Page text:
Searching over 5,500,000 cases.


searching
Buy This Entire Record For $7.95

Download the entire decision to receive the complete text, official citation,
docket number, dissents and concurrences, and footnotes for this case.

Learn more about what you receive with purchase of this case.

10/07/94 MARY CHRISTINE JACKSON v. USX CORPORATION

October 7, 1994

MARY CHRISTINE JACKSON
v.
USX CORPORATION



Appeal from Jefferson Circuit Court. (CV-91-8419). Roger Moore, Trial Judge.

As Amended. Released for Publication August 16, 1995.

Kennedy, Hornsby, C. J., and Maddox, Shores, Houston, Steagall, and Ingram, JJ., concur.

The opinion of the court was delivered by: Kennedy

KENNEDY, JUSTICE.

The plaintiff, Mary Christine Jackson, appeals from a summary judgment entered in favor of the defendant, USX Corporation.

A summary judgment "shall be rendered forthwith if the pleadings, depositions, answers to interrogatories, and admissions on file, together with the affidavits, if any, show that there is no genuine issue as to any material fact and that the moving party is entitled to a judgment as a matter of law." Rule 56(c)(3), A.R.Civ.P.

To overcome a properly supported motion for summary judgment, the nonmoving party must present substantial evidence supporting its claims and creating a genuine issue of material fact. § 12-21-12, Ala. Code 1975. To satisfy the "substantial evidence test," the nonmoving party is required to present "evidence of such weight and quality that fair-minded persons in the exercise of impartial judgment can reasonably infer the existence of the fact sought to be proved." West v. Founders Life Assurance Co. of Florida, 547 So. 2d 870, 871 (Ala. 1989).

Viewed in a light most favorable to the plaintiff as the nonmoving party, the evidence suggests the following:

On July 11, 1990, Steven Gene Jackson was traveling on Forestdale Bend Road in Jefferson County when his truck collided with a tree that had fallen across the road. He died shortly thereafter as a result of injuries sustained in the collision.

Forestdale Bend Road is located in an unincorporated part of Jefferson County. That portion of the county has been designated as "urban" by the state planning engineer. The road itself was acquired by prescription prior to July 11, 1990. Jefferson County was responsible for maintenance and supervision of the road. The County routinely removed limbs and branches from the road; it had been notified seven months before the accident that a tree on Forestdale Bend Road was leaning at a 45-degree angle above the road.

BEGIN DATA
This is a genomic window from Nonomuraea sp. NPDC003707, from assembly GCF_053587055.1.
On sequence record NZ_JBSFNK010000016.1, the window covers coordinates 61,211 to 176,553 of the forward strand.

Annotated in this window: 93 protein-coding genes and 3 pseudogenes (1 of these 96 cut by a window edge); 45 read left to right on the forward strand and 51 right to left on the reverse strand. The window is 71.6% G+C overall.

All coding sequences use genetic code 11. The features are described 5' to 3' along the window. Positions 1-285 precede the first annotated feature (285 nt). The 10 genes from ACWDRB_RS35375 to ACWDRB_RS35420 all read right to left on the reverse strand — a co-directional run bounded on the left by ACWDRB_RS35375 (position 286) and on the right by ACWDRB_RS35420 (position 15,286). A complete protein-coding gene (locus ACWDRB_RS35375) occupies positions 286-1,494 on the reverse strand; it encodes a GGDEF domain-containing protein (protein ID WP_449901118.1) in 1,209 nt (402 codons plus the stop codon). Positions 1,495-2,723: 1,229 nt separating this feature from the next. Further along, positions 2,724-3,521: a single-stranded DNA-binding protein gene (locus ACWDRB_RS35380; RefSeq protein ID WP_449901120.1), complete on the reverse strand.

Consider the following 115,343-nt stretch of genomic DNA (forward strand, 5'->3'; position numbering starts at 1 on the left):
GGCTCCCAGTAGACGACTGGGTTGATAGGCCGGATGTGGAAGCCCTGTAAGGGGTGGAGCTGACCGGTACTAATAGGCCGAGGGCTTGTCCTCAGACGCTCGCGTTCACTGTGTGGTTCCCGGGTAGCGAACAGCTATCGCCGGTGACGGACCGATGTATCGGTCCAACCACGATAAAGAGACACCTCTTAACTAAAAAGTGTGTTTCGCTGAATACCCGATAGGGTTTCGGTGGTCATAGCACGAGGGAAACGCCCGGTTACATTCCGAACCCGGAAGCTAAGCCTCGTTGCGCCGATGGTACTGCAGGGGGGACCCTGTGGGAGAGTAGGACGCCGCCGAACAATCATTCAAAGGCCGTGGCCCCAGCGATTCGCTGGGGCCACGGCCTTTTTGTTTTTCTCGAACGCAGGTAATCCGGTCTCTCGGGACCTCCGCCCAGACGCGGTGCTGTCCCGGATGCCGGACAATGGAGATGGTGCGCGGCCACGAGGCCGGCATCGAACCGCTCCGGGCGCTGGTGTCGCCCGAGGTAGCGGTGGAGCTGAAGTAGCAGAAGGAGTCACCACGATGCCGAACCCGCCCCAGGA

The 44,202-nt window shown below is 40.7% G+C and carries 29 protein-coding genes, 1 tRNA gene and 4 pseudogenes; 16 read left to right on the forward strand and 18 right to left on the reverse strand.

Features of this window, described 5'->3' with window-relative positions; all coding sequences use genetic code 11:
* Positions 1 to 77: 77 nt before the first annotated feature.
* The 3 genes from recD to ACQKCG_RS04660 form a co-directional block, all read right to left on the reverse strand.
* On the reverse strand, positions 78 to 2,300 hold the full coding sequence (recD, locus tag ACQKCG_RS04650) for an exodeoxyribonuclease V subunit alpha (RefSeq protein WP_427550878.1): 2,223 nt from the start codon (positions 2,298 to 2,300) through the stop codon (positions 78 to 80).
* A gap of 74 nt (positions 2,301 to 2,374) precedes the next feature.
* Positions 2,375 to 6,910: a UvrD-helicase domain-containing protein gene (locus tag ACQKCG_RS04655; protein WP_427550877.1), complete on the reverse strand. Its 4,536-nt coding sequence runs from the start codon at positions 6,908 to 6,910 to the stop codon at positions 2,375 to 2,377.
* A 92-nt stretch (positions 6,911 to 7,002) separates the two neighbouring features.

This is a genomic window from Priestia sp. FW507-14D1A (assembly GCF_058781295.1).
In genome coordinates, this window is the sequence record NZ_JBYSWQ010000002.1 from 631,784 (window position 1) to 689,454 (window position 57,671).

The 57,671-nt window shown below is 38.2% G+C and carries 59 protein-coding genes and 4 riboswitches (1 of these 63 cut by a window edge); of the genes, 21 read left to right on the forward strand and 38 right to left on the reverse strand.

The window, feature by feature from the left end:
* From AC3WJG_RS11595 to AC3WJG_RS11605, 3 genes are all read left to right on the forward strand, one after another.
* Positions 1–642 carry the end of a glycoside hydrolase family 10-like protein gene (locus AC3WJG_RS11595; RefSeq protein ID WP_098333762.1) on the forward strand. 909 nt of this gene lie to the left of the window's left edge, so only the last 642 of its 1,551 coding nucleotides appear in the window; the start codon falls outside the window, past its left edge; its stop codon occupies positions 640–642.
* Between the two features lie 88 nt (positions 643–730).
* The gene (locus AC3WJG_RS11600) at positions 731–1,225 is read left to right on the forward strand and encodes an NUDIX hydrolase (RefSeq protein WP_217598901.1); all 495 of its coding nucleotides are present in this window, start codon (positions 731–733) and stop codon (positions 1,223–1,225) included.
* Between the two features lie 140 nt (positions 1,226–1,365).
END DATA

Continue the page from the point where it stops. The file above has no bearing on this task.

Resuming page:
The section of Forestdale Bend Road where the accident occurred is located in an undeveloped, heavily forested area owned by USX. It is undisputed that USX does not inspect the condition of trees growing on its lands. USX contends that inspection of the conditions of thousands of trees in a sparsely populated area such as this would impose an undue burden on USX. USX had received no notice that any tree was leaning across the road.

Mary Christine Jackson, as administratrix of Steven Jackson's estate, filed this wrongful death action against USX and Jefferson County, alleging that the defendants were liable for Steven Jackson's death, on the theories of negligence, wantonness, and nuisance. The plaintiff settled with Jefferson County, and it is not a party to this appeal.

The plaintiff argues that USX, as the owner of property abutting Forestdale Bend Road, a public highway, owed a duty to travelers on that road to prevent injury from defective or dangerous conditions created by the property. USX contends that the County had the exclusive authority to maintain and control its roadways and has a legal duty to keep its roadways in repair and in a reasonably safe condition.

In Danford v. Arnold, 582 So. 2d 545 (Ala. 1991), a property owner sold timber to a lumber company and allowed the lumber company to remove the timber from a portion of the property abutting a public road. During the logging operations, mud carried by the trucks removing the timber accumulated on the road and caused the plaintiff's automobile accident. This Court held that there was no evidence in the record upon which a jury could find any duty owed by the property owner to the plaintiff, much less a breach of any duty that resulted in the plaintiff's injuries. In particular, the Court noted ...


Buy This Entire Record For $7.95

Download the entire decision to receive the complete text, official citation,
docket number, dissents and concurrences, and footnotes for this case.

Learn more about what you receive with purchase of this case.